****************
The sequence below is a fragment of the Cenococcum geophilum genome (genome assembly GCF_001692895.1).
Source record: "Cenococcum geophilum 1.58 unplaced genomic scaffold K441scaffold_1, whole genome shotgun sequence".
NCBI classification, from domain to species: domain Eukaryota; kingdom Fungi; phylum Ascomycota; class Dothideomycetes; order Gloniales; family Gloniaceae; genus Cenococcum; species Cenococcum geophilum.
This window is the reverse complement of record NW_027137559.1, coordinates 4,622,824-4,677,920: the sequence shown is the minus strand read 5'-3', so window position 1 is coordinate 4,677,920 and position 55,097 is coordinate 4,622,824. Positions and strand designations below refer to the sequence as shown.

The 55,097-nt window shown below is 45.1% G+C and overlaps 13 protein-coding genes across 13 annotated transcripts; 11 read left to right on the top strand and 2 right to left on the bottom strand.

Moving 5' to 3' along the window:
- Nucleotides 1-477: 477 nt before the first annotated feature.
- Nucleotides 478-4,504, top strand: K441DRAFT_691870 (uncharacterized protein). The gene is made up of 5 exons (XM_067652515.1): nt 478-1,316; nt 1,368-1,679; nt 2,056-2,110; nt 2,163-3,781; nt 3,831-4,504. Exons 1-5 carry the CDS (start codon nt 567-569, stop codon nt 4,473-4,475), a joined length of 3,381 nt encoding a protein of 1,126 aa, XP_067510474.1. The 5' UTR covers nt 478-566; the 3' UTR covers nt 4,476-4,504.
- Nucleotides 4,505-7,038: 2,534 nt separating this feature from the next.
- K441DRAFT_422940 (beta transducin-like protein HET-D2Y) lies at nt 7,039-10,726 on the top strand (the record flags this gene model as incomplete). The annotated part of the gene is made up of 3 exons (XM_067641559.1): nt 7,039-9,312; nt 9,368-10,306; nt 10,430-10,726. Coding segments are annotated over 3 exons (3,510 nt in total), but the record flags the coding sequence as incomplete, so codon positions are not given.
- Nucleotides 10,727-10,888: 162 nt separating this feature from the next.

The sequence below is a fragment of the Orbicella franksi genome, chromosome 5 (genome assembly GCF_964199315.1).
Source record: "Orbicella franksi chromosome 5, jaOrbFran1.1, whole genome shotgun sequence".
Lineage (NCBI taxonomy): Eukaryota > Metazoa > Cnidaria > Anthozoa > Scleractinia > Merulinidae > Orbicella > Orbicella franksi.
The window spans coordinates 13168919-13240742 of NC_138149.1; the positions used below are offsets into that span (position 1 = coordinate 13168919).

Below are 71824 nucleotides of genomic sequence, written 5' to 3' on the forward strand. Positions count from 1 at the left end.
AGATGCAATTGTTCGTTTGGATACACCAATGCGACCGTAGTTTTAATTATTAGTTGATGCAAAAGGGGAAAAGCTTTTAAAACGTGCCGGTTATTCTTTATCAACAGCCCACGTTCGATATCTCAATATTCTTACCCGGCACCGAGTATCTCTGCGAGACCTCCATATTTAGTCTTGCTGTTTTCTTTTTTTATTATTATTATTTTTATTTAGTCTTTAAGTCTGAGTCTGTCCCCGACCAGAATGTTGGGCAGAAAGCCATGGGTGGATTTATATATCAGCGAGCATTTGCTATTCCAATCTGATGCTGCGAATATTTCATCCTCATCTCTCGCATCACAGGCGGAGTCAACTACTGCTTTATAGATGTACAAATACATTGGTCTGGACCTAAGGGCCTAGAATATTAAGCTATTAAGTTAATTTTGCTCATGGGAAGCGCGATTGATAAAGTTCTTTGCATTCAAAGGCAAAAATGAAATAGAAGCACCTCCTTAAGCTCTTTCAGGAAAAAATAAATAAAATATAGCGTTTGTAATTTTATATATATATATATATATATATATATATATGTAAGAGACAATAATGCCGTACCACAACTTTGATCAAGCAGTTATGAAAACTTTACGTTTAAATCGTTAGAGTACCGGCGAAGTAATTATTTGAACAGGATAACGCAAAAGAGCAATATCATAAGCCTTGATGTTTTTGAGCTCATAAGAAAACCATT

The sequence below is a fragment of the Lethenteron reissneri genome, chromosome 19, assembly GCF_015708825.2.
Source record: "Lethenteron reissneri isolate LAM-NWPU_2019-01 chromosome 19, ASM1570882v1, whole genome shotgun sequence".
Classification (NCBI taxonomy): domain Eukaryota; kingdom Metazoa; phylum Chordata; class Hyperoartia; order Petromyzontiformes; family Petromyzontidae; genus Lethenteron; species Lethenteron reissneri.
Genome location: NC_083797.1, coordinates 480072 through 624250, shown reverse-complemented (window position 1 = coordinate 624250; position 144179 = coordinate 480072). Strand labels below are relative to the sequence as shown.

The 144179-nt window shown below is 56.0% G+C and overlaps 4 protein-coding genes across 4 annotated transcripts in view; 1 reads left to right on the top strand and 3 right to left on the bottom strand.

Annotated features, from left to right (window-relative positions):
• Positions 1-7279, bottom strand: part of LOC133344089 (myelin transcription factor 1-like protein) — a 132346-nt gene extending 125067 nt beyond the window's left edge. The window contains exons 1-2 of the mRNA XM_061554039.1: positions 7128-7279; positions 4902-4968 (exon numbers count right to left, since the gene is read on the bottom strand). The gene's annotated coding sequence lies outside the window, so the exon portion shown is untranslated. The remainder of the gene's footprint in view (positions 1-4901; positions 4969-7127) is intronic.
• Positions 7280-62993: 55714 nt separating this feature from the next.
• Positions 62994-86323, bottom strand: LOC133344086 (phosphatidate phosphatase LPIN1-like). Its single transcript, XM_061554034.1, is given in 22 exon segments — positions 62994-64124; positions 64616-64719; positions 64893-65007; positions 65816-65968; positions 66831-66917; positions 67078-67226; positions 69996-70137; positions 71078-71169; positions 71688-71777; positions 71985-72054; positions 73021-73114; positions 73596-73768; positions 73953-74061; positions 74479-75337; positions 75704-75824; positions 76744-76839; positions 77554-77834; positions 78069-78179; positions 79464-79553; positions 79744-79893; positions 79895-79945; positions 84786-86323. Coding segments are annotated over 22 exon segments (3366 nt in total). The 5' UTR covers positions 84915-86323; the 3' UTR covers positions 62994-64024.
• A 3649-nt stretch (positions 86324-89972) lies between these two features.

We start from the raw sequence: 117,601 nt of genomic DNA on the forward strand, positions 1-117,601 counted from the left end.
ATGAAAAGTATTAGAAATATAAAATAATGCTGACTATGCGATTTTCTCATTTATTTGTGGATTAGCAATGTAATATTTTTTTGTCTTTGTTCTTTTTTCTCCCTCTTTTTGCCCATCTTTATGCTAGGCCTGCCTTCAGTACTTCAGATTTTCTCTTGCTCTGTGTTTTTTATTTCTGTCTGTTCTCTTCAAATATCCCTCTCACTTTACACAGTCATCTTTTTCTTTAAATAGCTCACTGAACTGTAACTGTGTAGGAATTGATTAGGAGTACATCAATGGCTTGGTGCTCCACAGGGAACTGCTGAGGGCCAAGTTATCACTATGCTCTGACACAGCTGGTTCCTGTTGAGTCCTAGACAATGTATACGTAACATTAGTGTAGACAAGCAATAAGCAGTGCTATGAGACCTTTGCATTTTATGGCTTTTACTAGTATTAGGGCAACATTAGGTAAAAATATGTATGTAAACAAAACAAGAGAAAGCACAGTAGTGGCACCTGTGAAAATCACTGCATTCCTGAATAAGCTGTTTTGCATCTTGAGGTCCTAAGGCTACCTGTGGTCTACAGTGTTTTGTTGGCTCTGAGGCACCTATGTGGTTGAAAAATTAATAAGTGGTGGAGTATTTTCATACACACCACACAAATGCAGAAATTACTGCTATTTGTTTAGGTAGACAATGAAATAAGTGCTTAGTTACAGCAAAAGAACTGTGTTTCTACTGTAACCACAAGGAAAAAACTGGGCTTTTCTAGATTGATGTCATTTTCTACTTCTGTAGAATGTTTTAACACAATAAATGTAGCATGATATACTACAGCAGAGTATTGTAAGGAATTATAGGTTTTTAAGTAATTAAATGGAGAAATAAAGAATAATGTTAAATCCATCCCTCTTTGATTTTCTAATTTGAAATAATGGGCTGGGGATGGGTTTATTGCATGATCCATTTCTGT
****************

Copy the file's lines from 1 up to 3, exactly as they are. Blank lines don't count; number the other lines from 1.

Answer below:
The sequence below is a fragment of the Cenococcum geophilum genome (genome assembly GCF_001692895.1).
Source record: "Cenococcum geophilum 1.58 unplaced genomic scaffold K441scaffold_1, whole genome shotgun sequence".
NCBI classification, from domain to species: domain Eukaryota; kingdom Fungi; phylum Ascomycota; class Dothideomycetes; order Gloniales; family Gloniaceae; genus Cenococcum; species Cenococcum geophilum.